skip navigation

Site Search:
Search

Main Navigation Menu

Historic Highlights Timeline

United States Flag and Declaration of Independence

It's the 18th century, and the colonies are breaking free from England. A new country! But what about money? How can they pay for their war against England?

In 1775, John Hancock suggests that Congress issue bills of credit. People could exchange these paper notes for silver Spanish milled dollars after the war.

Colonists already used lots of currencies. But if the colonies win, should they use British pounds after the war? Spanish milled dollars?…Or invent a whole new currency?

Congress set the other coins' values to the Spanish milled dollar. Jefferson says that should be our new nation's money, but divided into 100 parts. In 1785, Congress invents a new dollar currency and decides which metals the coins will be made from. Now they just need someone to make them!

Select any of the date ranges or individual years below to learn about the Mint's history, or jump to one of these eras:


1792–1799

1792: United States Mint created
1792: Coins made, facility built
1793: Building opens for business
1799: Mint becomes independent agency

1800–1849

1801: Peace medals made
1816: Steam engine installed
1828: First gold rush begins
1829: Second building built
1836: Steam coin press installed
1838: Three branches open
1848: California gold rush begins

1850–1899

1854: San Francisco assay office opens
1854: New York assay office opens
1858: More gold and silver found
1861: Private mint in Denver opens
1861: Confederacy controls branches
1863: Government remodels Denver mint
1870: Carson City building opens
1872: Boise assay office opens
1873: Headquarters moves
1874: New San Francisco Building opens
1876: Foreign coins made
1876: New Orleans reopens
1877: Helena assay office opens
1878: Dahlonega building burns
1879: New Orleans resumes coining
1881: St. Louis assay office opens
1892: First US commemorative coin struck
1892: United States Mint centennial
1893: Carson City stops coining
1898: Deadwood assay office opens
1898: Seattle assay office opens
1898: Spanish-American War ends
1899: Washington appears on coin

1900–1949

1900: United States on gold standard
1901: Third Philadelphia building opens
1904: Denver office becomes mint
1906: Denver begins coining
1906: Earthquakes hit San Francisco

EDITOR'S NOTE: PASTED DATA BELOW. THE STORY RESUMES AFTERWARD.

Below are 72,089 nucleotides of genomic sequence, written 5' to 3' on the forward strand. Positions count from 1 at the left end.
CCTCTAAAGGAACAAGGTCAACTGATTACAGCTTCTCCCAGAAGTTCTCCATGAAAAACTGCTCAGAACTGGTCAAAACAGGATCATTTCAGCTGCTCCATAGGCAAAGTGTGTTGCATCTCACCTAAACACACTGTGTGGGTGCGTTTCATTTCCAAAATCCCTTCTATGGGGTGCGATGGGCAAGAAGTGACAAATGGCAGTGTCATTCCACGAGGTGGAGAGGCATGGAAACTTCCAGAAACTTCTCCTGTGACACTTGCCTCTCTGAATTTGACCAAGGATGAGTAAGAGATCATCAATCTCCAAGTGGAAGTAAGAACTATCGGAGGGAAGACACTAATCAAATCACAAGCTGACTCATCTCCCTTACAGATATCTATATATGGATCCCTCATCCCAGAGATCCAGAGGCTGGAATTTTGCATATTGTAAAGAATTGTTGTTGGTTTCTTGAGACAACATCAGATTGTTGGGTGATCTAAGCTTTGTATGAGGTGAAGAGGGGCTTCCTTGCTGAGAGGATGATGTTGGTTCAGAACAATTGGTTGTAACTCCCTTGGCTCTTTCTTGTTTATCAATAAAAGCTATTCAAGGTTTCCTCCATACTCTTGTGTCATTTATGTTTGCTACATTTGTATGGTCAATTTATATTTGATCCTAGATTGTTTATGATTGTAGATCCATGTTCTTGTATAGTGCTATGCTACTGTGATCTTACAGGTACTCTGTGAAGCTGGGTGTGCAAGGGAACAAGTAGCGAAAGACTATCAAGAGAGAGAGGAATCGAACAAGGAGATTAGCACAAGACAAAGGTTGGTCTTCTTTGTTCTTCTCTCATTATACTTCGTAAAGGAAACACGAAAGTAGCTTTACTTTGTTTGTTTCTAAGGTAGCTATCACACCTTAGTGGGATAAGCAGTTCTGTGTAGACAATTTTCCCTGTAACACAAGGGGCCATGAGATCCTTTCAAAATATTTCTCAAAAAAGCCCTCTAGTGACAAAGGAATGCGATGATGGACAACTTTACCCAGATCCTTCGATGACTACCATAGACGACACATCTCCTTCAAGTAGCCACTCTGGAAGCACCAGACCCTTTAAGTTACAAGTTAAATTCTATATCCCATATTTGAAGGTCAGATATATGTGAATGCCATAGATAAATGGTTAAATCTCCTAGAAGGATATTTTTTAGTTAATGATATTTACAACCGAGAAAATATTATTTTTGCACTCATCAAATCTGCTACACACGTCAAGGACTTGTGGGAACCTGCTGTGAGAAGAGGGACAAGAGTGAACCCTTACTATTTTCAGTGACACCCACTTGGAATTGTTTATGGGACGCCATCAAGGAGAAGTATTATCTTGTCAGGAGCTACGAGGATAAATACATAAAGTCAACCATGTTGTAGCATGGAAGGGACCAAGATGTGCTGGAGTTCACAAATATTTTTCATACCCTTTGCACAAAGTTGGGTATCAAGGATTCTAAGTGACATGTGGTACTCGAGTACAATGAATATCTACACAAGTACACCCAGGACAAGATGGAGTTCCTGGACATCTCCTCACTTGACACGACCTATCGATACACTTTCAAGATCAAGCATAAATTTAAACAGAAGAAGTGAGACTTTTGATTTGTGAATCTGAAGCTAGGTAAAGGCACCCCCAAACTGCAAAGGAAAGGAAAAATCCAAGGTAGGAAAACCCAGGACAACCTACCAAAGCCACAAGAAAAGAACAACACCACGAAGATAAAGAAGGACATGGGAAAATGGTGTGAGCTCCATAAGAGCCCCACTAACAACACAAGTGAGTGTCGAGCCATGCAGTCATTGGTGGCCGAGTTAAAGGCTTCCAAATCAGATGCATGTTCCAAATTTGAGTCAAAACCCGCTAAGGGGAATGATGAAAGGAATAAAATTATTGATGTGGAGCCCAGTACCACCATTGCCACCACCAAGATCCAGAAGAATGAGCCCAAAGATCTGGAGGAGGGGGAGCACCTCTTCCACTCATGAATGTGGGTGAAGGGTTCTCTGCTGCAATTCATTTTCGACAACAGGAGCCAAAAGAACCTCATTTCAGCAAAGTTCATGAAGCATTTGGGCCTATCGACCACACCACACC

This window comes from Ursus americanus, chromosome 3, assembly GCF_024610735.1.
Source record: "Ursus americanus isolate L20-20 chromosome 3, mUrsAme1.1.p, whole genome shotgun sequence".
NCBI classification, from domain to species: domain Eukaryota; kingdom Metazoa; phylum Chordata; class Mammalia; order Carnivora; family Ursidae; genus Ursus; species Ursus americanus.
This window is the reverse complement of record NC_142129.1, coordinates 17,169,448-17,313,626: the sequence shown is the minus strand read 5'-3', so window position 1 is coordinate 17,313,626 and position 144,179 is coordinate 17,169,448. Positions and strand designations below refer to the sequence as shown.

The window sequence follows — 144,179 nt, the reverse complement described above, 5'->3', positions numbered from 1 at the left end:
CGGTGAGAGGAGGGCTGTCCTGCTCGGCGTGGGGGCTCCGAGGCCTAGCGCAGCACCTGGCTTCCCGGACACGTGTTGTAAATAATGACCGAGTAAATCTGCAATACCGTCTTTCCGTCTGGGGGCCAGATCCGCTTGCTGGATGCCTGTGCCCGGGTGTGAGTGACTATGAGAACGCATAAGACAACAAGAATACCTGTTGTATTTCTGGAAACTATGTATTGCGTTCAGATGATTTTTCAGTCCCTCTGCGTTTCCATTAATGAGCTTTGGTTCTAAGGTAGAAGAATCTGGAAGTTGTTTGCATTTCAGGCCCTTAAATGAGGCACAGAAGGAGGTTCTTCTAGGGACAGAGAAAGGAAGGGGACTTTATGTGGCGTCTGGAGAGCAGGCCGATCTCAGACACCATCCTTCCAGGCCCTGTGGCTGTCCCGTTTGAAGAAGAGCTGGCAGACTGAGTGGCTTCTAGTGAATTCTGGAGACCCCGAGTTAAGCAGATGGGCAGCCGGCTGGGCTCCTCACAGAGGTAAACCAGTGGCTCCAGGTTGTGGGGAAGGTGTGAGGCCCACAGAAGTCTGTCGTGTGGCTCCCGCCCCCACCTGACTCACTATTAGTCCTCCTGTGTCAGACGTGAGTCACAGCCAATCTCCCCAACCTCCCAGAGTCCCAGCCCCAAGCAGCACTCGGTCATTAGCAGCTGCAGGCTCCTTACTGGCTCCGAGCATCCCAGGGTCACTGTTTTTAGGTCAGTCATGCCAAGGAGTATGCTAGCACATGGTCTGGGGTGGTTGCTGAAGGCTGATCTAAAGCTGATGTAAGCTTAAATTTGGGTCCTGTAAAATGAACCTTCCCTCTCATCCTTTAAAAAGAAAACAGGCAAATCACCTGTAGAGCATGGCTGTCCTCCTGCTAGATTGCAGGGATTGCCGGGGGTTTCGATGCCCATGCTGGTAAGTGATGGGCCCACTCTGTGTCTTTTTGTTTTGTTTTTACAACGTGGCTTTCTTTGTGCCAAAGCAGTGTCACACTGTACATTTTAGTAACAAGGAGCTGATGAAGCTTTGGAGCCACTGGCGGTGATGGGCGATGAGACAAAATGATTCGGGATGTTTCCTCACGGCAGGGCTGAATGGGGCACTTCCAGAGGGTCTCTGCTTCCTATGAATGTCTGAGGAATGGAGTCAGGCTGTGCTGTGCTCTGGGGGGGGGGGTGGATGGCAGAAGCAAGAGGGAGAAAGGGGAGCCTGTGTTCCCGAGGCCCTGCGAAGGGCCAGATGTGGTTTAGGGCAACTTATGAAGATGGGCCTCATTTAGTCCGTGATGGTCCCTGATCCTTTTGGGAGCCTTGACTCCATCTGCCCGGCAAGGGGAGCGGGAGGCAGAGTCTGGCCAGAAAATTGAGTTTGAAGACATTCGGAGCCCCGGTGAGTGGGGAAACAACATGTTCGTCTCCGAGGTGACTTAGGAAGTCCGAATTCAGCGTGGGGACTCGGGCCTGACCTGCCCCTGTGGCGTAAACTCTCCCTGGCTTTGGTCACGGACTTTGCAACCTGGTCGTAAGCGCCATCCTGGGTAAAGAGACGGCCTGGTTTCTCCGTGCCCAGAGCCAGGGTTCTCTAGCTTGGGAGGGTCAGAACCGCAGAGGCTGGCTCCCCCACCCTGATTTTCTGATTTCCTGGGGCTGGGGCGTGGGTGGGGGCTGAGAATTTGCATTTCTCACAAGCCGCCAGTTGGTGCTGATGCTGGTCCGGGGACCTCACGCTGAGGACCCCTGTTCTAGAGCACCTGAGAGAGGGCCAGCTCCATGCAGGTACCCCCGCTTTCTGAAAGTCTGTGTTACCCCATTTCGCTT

1909: Lincoln appears on penny
1909: Salt Lake City assay office opens
1909: Mint at New Orleans closes
1911: St. Louis assay office closes
1913: No more bills for gold coins
1918: Camp Knox bought
1920: Manila Mint opens
1921: Bills for bullion
1921: Peace Dollar issued
1927: Deadwood assay office closes
1932: Camp Knox becomes Fort Knox
1932: Washington on Quarter
1933: Silver becomes US standard
1933: Three assay offices close
1935: New San Francisco building built
1936: Depository built at Fort Knox
1937: USBD opens
1937: Depository at West Point opens
1938: Jefferson appears on nickel
1941: Mint in Manila closes
1941: Carson City reopens as museum
1942: Documents stored at Fort Knox
1943: Cents made of steel
1944: Dollar becomes international standard
1944: Denver expands
1946: Roosevelt appears on dime

1950–1999

1955: Coinage stops at San Francisco
1955: Seattle assay office closes
1959: Penny shows Lincoln Memorial
1960: Gold reserves dwindle
1960: New Orleans building becomes museum
1962: San Francisco becomes assay office
1964: Kennedy appears on half dollar
1964: Silver shortage affects bills
1965: Silver removed from coins
1965: San Francisco resumes coining
1968: Bills not exchangeable for bullion
1969: Fourth building built in Philadelphia
1969: Denver breaks records
1970: Silver removed from dollar coin
1971: Clad dollar made
1971: Gold standard rejected
1972: San Francisco building becomes museum
1974: Gold ownership allowed
1974: San Francisco makes only dollars
1975: Bicentennial coins released
1979: Susan B. Anthony dollar released
1982: Copper reduced in penny
1982: New York assay office closes
1984: Gold coin struck
1984: Mint name changed
1988: New and old mints created
1992: 200th Anniversary celebrated
1997: First platinum coin made
1997: Sacagawea law passed
1998: Web site is created
1998: Coin design gets online votes
1999: Quarters and dollars blast off
1999: Kids’ site launched
1999: West Point building expanded

2000–Present

2000: Golden Dollar released
2001: Kids’ site redesigned
2002: 210th anniversary celebrated
2003: West Point expansion ends
2003: Artistic Infusion Program begins
2004: Nickels redesigned
2007: Dollar coins redesigned
2008: 50 State Quarters® Program ends
2009: Penny reverse redesigned
2009: New quarters created
2009: New dollar series begins
2010: America the Beautiful Quarters® Program
2010: Shield penny reverse
2012: 220th anniversary celebrated
2013: Baseball Hall of Fame Commemorative Coin design contest
2013: Kids baseball coin design challenge
2013: Code Talkers Recognition Congressional Medals Program
2014: First curved coin issued


Bottom Navigation Menu